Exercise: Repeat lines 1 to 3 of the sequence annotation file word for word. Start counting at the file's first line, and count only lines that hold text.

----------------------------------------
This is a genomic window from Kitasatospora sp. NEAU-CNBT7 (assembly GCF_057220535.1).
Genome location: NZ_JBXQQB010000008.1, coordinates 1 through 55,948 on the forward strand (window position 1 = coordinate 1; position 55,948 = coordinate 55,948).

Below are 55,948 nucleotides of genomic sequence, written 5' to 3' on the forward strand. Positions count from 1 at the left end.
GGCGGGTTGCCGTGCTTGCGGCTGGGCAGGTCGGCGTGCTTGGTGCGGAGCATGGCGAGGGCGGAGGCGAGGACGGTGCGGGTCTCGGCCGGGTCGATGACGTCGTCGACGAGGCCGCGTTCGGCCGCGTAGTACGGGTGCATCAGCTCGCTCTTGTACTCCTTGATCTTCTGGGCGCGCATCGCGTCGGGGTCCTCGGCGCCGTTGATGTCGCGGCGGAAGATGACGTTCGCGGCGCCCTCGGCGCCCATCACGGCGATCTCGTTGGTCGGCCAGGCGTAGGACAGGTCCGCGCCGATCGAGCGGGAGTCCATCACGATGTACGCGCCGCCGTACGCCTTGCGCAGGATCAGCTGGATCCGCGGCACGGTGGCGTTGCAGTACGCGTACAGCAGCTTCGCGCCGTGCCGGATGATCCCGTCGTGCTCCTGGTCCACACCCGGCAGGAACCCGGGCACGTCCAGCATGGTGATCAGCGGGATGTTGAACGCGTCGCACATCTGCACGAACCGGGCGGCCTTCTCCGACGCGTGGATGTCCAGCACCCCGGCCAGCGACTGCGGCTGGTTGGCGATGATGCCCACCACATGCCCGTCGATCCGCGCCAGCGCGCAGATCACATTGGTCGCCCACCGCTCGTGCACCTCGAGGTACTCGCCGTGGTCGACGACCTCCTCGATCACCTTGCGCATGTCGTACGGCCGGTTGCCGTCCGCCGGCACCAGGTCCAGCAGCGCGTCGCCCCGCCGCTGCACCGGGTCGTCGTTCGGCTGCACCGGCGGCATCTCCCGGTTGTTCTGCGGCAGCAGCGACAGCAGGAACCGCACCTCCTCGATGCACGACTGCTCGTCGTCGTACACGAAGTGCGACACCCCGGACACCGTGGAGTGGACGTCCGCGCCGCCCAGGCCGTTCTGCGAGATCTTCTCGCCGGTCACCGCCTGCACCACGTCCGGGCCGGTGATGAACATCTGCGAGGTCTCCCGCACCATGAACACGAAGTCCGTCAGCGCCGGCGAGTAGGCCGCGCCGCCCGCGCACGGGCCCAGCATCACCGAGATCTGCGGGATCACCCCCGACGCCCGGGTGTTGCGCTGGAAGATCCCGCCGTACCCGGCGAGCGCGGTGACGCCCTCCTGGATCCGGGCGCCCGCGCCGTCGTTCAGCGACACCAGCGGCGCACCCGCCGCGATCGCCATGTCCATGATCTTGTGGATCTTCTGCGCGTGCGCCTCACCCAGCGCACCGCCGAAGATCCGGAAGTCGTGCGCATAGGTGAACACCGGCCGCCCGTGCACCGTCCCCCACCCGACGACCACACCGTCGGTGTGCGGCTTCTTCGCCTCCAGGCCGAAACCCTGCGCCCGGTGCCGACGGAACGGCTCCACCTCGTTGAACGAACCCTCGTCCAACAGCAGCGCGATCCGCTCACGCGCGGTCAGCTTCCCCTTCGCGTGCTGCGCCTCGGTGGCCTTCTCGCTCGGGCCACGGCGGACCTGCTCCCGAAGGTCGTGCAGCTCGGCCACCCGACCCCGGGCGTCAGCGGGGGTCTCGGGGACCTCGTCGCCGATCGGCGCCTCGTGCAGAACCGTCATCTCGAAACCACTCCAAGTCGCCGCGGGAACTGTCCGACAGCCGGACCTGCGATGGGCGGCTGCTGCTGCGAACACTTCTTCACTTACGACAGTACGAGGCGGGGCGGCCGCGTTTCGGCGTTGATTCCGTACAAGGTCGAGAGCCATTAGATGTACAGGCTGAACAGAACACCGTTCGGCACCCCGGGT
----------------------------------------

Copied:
This is a genomic window from Kitasatospora sp. NEAU-CNBT7 (assembly GCF_057220535.1).
Genome location: NZ_JBXQQB010000008.1, coordinates 1 through 55,948 on the forward strand (window position 1 = coordinate 1; position 55,948 = coordinate 55,948).

Below are 55,948 nucleotides of genomic sequence, written 5' to 3' on the forward strand. Positions count from 1 at the left end.